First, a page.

Urdu English Poetry Biography
Urdu poetry is based on a system of measure—it is a quantitative expression and its form is very rigid. The usual measures are nine, or more commonly eighteen, but by various permutation and combinations, they number over 800. The several forms of Urdu poetry include:
• qasida or ode of praise
• masnavi or long reflective poem and tale in verse
• marsia or elegy
• qit’a or fragment, a four line quatrain
• ruba’i or a quatrain with specific rhyme and topic
• ghazal , a lyrical poem of six to 26 lines, often longer; the word gghazalg is derived from, Arabic word, “taghazzul,” or gconversation with ladiesg or expression of love for women. The word ghazal also means the agonized cry of the gazelle. The literal meaning of ghazalg is to talk to women or to talk about them or to express love to them through the description of the condition of heart.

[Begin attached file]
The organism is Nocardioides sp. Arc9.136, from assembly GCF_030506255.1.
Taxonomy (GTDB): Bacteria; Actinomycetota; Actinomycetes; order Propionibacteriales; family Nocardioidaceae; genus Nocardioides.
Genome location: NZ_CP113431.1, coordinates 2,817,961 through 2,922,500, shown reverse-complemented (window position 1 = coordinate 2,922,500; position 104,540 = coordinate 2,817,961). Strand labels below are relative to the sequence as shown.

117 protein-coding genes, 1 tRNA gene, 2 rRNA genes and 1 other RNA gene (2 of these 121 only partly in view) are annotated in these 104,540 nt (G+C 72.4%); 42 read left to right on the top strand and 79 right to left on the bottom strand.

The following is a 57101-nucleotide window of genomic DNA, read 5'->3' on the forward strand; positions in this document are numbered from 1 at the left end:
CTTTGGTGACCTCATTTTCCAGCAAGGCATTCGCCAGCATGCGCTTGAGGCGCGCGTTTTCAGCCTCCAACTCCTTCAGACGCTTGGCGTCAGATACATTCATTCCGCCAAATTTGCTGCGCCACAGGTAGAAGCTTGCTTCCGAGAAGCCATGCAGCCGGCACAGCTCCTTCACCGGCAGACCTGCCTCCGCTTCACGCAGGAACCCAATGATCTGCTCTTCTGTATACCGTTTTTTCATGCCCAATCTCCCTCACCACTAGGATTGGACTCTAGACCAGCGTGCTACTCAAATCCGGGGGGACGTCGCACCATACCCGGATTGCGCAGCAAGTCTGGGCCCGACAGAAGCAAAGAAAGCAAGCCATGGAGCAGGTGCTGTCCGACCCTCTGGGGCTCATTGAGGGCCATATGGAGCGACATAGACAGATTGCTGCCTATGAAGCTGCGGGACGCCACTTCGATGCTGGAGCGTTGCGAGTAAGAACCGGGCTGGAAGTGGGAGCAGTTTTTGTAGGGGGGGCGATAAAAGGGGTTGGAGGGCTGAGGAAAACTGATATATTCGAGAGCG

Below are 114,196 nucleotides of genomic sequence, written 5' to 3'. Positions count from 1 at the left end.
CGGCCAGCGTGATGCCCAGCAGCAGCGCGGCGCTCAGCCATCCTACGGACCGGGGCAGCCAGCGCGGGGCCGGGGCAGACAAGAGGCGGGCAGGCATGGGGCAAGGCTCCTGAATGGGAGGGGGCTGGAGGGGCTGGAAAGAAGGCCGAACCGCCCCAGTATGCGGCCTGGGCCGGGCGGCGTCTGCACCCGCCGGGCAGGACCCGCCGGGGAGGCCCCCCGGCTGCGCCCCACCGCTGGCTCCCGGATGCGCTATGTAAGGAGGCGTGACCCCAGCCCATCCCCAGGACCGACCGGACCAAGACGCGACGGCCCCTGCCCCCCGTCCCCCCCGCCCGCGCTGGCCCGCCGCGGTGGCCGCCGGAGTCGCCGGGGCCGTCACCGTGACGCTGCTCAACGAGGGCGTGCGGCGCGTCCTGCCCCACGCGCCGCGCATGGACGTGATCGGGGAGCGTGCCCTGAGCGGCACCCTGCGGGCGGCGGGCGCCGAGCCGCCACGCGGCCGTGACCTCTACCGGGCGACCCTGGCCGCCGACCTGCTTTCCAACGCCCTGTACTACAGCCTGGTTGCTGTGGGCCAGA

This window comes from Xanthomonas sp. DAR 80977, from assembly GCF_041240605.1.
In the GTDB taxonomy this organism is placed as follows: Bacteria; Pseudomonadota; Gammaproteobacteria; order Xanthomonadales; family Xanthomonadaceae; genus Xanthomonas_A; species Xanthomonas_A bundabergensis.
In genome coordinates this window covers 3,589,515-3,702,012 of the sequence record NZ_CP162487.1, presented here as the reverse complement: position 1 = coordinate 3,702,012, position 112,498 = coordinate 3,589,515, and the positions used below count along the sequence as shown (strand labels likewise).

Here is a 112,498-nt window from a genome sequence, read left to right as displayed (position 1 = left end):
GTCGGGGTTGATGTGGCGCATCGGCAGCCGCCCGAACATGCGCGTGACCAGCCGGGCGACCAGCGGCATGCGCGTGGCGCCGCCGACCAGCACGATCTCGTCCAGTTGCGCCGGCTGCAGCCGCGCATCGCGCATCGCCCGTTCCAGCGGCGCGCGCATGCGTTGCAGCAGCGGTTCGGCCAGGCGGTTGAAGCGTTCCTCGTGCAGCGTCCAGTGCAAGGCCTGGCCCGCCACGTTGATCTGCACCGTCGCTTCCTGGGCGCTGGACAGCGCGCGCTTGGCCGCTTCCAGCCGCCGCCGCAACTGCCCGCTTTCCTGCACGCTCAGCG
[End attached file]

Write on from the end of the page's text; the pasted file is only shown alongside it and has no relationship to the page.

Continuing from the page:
Whereas many poets have specialized in the specific art of writing one of the above types, most have attempted ghazal, the most popular form and those whose fame reached the greatest heights have been poets of ghazal. Since each verse of a ghazal is an independent segment and a complete description of the topic (though there may be a chain of verses with the same theme), it requires a great deal of ability to express in the fewest words the most complex emotions. Also, since the topic of ghazal is not new and just about everyone in his or her lifetime experiences affection towards the opposite sex, the style of expression for the ghazal has to be unique to make any impact. As a result, it is easy to write a common verse but almost a monumental task to create a unique one. ªhazal became the most popular form of Persian and Urdu poetry while qasida was popular in Arabic poetry. ²asida finds its roots in tribal sentiments. The rise of Islam saw a decline in the tribal structure of the communities and more sophisticated, livelier expressions of society, the lover and the beloved became the accepted themes of poetry. That remains true today, though in its transition many thoughts of mysticism have also surfaced. The ghazal also maintains a rather platonic sense as well; juxtaposed to corporeal love, the spiritual love expressed in Urdu ghazal coexists with the mundane. Understanding an Urdu ghazal can be a daunting task for many, particularly those who are removed from the Indo-Persian and Arabic scene. The forces of images, the dreams and the strength of analogies combined with subtleties of the words as used colloquially, create the mood of the ghazal, making it almost impossible to translate the thoughts into another language, particularly the English language, which though extremely rich in vocabulary and thought, remains inadequate in expressing the nuances of a distant culture and language. [Converse will be true if one were to translate Shakespeare in Urdu.] All of this combined with extreme brevity, as a two line verse, makes it that much more difficult to understand and interpret. The poetry of Ghalib, the topic of this book, is a classical example. gUnderstanding Ghalibg can well be an oxymoron.